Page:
GDC 2008: Gameloft CEO Tackles Mobile Industry Myths and Mess-Ups
God, my fingers are killing me.
In a speech made during the GDC's mobile component, Gameloft president Michel Guillemot took some time to address several myths about mobile and outlined some of the problems he thought was holding the industry back.
He says that mobile is not the stagnant, tiny market that people predicted it would be and challenges the notion that the mobile industry has slowed down in the past year by comparing it to existing industry trends at the end of a traditional console cycle.
His biggest beef seems to be with the nature of product distribution on the platform. There are about a million and a half different handsets and no standardized model for calculating download costs. I would imagine that having to develop a game 10 separate times for 10 separate handsets in 10 separate languages would get old (and expensive) real quick. In this respect, he also considers the iPhone to be a detriment to the industry at the moment. Why? Well, it doesn't play any games, and for every person going steady with an iPhone, that's one less customer for him.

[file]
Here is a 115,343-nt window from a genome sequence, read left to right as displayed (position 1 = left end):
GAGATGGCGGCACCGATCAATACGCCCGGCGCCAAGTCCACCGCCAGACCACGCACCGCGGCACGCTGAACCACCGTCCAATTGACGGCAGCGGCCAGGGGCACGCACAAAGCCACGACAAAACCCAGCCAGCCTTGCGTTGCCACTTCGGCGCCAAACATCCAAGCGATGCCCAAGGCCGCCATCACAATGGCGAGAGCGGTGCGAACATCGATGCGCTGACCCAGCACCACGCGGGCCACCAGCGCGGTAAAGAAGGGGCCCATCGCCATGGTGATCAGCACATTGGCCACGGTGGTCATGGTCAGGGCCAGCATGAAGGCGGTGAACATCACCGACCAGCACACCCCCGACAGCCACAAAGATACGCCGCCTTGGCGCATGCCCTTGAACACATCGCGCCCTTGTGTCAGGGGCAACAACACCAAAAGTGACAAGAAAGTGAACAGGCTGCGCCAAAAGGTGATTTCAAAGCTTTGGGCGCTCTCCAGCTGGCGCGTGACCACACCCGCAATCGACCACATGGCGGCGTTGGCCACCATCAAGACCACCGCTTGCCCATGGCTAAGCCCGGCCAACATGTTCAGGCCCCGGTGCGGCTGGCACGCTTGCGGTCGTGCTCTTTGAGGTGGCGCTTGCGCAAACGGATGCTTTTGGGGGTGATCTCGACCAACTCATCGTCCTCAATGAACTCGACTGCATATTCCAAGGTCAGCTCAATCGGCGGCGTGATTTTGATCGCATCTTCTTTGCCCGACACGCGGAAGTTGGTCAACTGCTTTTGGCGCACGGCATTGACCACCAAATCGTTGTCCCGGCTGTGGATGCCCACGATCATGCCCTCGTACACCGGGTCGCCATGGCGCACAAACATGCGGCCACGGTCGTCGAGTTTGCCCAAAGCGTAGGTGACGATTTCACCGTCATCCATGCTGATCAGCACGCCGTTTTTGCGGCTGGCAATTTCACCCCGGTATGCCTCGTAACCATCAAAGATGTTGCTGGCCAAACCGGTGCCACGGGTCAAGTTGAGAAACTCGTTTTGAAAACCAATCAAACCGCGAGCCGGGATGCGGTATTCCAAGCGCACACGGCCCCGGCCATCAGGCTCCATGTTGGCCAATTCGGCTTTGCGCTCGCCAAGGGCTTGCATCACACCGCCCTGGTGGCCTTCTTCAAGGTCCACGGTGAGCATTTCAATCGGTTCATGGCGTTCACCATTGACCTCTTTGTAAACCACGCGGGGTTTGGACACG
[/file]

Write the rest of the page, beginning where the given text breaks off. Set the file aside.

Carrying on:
Guillemot stressed that developers should do their best to maintain similar quality across all different versions of a game as it isn't likely that a person will try more than one version of a game.
He's still optimistic about the future of the genre, however and he specifically names developments in touch-screen gaming, advanced handsets and standardized distribution as key factors for success.
Mobile's in a tough spot right now. On the one hand, it desperately wants to be taken seriously by the rest of the industry, but when your main source of income is Tetris and bar darts, people tend to turn their noses up a little. That being said, the technology is advancing at an incredible rate. You have games like Action Hero 3D and Metal Gear Solid Mobile that look damn near 64-bit, and just a few years ago, Centipede seemed cutting edge.
Still, real gamers aren't really all that interested yet and, likewise, there's no incentive to make "real" games if the audience isn't there for it. I figure they can worry about the hardcore audience later, though. For now, I would just concentrate on developing some more intuitive input options. It won't matter if we have the mobile equivalent of Super Mario Galaxy in a few years if we're still playing it on a bloody keypad.